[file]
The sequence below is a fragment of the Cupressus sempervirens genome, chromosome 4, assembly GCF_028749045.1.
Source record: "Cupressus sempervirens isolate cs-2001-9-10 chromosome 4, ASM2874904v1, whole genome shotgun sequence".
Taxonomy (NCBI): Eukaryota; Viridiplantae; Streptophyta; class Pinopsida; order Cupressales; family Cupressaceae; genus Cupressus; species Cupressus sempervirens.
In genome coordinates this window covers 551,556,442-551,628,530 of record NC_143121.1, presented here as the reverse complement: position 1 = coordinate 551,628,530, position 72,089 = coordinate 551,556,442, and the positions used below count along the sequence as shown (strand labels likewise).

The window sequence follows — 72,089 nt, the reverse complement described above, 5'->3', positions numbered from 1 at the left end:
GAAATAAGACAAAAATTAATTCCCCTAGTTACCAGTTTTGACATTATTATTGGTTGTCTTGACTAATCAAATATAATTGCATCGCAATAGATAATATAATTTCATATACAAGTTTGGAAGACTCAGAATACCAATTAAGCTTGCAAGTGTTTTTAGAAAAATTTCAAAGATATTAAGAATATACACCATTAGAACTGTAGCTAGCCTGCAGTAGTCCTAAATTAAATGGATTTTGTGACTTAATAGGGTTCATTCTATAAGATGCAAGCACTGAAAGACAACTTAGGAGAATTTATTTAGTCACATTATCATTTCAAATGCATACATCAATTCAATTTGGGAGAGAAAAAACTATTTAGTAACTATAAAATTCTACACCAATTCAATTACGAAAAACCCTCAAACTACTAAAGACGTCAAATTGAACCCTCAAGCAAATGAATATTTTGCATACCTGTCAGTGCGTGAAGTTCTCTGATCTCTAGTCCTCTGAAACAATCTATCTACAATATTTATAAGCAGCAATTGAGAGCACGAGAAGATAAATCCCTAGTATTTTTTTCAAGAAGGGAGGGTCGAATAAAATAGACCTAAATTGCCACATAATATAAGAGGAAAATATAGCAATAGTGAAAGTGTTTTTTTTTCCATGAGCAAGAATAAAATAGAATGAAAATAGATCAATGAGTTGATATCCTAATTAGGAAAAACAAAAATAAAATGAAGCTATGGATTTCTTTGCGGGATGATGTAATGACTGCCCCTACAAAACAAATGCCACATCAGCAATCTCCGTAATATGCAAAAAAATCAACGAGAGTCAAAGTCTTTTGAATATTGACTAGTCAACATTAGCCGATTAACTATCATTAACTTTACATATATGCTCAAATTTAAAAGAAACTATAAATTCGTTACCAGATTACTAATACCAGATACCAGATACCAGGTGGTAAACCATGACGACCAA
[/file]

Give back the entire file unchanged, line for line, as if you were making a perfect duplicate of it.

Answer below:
The sequence below is a fragment of the Cupressus sempervirens genome, chromosome 4, assembly GCF_028749045.1.
Source record: "Cupressus sempervirens isolate cs-2001-9-10 chromosome 4, ASM2874904v1, whole genome shotgun sequence".
Taxonomy (NCBI): Eukaryota; Viridiplantae; Streptophyta; class Pinopsida; order Cupressales; family Cupressaceae; genus Cupressus; species Cupressus sempervirens.
In genome coordinates this window covers 551,556,442-551,628,530 of record NC_143121.1, presented here as the reverse complement: position 1 = coordinate 551,628,530, position 72,089 = coordinate 551,556,442, and the positions used below count along the sequence as shown (strand labels likewise).

The window sequence follows — 72,089 nt, the reverse complement described above, 5'->3', positions numbered from 1 at the left end:
GAAATAAGACAAAAATTAATTCCCCTAGTTACCAGTTTTGACATTATTATTGGTTGTCTTGACTAATCAAATATAATTGCATCGCAATAGATAATATAATTTCATATACAAGTTTGGAAGACTCAGAATACCAATTAAGCTTGCAAGTGTTTTTAGAAAAATTTCAAAGATATTAAGAATATACACCATTAGAACTGTAGCTAGCCTGCAGTAGTCCTAAATTAAATGGATTTTGTGACTTAATAGGGTTCATTCTATAAGATGCAAGCACTGAAAGACAACTTAGGAGAATTTATTTAGTCACATTATCATTTCAAATGCATACATCAATTCAATTTGGGAGAGAAAAAACTATTTAGTAACTATAAAATTCTACACCAATTCAATTACGAAAAACCCTCAAACTACTAAAGACGTCAAATTGAACCCTCAAGCAAATGAATATTTTGCATACCTGTCAGTGCGTGAAGTTCTCTGATCTCTAGTCCTCTGAAACAATCTATCTACAATATTTATAAGCAGCAATTGAGAGCACGAGAAGATAAATCCCTAGTATTTTTTTCAAGAAGGGAGGGTCGAATAAAATAGACCTAAATTGCCACATAATATAAGAGGAAAATATAGCAATAGTGAAAGTGTTTTTTTTTCCATGAGCAAGAATAAAATAGAATGAAAATAGATCAATGAGTTGATATCCTAATTAGGAAAAACAAAAATAAAATGAAGCTATGGATTTCTTTGCGGGATGATGTAATGACTGCCCCTACAAAACAAATGCCACATCAGCAATCTCCGTAATATGCAAAAAAATCAACGAGAGTCAAAGTCTTTTGAATATTGACTAGTCAACATTAGCCGATTAACTATCATTAACTTTACATATATGCTCAAATTTAAAAGAAACTATAAATTCGTTACCAGATTACTAATACCAGATACCAGATACCAGGTGGTAAACCATGACGACCAA